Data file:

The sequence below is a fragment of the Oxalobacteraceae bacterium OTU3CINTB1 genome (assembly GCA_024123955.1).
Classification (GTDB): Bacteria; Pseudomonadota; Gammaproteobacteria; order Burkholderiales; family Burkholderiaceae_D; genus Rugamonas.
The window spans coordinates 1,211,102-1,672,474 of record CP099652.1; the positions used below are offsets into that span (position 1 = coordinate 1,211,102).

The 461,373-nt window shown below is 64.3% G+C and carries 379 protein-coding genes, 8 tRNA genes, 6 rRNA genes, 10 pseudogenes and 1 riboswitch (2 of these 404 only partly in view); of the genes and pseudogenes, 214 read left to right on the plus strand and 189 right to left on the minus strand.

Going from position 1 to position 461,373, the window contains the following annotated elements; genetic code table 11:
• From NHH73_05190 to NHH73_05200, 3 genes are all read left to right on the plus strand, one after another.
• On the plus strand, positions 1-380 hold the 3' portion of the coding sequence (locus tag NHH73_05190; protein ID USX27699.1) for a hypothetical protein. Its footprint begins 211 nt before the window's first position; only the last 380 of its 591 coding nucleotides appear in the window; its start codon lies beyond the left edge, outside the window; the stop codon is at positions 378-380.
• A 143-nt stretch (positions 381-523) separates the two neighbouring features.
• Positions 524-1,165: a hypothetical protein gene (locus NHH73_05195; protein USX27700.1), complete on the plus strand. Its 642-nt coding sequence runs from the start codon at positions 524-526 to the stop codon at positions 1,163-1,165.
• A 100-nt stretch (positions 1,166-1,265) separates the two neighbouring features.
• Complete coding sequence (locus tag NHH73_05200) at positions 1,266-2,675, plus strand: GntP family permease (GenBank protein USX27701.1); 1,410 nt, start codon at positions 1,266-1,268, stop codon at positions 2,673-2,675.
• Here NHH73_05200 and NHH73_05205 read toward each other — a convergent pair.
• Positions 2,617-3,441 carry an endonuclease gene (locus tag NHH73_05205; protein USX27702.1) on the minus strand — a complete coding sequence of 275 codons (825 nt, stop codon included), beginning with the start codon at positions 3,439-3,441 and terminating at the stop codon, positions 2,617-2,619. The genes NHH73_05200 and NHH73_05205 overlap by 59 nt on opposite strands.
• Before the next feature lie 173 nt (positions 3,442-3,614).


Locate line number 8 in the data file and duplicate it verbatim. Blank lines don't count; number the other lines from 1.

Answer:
• A 143-nt stretch (positions 381-523) separates the two neighbouring features.